Objective: The 1990s saw widespread expansion of new forms of legalized gambling involving video lottery terminals (VLTs) in community settings (that is, in bars and restaurant lounges) and permanent casinos in several Canadian provinces. To date, there has never been a national survey of gambling problems with representative interprovincial data. Using a new survey, we sought to compare prevalence figures across the 10 Canadian provinces.
Method: Using the Canadian Problem Gambling Index, we investigated the current 12-month prevalence of gambling problems in the Canadian Community Health Survey: Cycle 1.2--Mental Health and Well-Being, in which a random sample of 34,770 community-dwelling respondents aged 15 years and over were interviewed. The response rate was 77%. The data are representative at the provincial level and were compared with the availability of VLTs per 1000 population and with the presence of permanent casinos for each province.
Results: Manitoba (2.9%) and Saskatchewan (also 2.9%) had the highest prevalence of gambling problems (specifically, moderate and severe problem levels combined). These 2 provinces had significantly higher levels than the 2 provinces with the lowest prevalence of gambling problems: Quebec (1.7%) and New Brunswick (1.5%).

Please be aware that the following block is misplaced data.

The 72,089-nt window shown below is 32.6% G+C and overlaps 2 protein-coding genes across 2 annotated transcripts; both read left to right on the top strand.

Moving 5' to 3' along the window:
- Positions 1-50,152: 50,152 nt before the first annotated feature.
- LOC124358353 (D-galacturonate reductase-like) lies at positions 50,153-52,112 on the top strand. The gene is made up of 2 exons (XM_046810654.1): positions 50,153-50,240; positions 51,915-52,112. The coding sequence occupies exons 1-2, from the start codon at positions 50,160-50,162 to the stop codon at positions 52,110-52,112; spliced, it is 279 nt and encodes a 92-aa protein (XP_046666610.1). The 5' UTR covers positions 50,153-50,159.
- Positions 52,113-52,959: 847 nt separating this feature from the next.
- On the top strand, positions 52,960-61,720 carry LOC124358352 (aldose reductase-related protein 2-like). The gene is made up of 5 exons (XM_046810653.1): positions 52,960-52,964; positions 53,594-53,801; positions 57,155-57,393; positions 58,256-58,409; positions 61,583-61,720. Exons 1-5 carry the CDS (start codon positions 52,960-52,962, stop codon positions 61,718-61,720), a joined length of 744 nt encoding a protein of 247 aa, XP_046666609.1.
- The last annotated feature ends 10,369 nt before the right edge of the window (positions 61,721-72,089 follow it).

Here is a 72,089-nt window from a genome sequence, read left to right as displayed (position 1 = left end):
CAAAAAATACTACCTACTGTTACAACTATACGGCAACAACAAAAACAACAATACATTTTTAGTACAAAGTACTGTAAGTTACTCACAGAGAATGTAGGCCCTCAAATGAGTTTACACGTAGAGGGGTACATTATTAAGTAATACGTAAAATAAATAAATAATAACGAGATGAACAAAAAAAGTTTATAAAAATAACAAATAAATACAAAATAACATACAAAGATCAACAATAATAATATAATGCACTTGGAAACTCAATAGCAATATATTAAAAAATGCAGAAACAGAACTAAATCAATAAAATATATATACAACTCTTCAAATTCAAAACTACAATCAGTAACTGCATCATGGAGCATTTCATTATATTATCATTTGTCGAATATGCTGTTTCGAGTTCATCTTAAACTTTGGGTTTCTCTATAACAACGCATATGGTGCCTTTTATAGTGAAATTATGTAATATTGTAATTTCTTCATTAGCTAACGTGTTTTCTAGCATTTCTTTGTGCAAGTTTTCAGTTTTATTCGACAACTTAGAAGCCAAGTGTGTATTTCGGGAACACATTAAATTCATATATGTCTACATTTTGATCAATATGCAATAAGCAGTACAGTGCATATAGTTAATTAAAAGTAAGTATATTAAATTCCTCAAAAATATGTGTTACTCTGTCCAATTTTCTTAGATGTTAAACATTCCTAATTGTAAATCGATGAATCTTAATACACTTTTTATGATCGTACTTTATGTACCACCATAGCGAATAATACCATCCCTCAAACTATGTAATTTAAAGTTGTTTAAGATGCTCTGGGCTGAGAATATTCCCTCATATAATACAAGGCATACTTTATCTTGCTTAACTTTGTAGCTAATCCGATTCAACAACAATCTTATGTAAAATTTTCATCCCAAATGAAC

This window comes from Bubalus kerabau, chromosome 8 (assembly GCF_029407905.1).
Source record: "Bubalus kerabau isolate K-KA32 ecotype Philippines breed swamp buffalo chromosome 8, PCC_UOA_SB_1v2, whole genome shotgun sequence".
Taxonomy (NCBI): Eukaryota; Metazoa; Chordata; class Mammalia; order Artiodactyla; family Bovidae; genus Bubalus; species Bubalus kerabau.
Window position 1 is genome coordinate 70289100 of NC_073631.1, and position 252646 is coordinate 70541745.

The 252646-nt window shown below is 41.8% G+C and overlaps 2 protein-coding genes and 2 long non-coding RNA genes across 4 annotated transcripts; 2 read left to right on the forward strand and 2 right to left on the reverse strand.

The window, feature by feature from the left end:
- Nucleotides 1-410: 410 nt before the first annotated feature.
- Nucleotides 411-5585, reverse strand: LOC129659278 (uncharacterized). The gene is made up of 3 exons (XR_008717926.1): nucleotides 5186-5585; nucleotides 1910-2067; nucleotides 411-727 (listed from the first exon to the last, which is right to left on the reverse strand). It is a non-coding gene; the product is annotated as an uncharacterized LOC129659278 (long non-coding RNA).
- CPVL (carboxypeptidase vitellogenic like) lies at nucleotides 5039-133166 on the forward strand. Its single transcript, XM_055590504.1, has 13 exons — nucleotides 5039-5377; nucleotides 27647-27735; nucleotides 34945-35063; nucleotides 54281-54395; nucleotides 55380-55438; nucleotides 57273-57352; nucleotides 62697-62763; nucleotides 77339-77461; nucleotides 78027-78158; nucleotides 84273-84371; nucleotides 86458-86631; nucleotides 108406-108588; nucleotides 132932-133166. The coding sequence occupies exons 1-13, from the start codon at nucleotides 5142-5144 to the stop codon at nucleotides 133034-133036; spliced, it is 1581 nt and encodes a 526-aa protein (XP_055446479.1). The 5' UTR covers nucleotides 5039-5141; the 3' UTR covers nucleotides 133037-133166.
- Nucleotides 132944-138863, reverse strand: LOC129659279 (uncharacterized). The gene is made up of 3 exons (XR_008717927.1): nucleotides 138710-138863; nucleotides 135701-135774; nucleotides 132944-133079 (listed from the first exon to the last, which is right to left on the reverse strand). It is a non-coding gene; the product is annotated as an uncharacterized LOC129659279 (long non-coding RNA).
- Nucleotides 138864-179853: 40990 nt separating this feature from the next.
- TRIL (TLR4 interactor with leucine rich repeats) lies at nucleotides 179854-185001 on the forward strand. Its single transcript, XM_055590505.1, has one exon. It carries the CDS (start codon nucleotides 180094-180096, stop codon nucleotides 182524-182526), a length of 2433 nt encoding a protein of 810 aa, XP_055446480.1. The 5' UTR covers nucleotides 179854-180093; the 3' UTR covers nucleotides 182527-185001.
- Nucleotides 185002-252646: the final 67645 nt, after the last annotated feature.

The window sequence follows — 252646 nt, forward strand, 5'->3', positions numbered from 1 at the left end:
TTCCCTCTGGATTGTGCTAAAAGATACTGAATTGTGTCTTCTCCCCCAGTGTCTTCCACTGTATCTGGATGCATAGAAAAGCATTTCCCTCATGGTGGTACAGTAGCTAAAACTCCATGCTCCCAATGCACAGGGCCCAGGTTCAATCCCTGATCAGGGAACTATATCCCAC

Conclusions: The 12-month prevalence of gambling problems in Canada was 2.0%, with interprovincial variability. The highest prevalence emerged in areas with high concentrations of VLTs in the community combined with permanent casinos. These findings support earlier predictions that the rapid and prolific expansion of new forms of legalized gambling in many regions of the country would be associated with a considerable public health cost.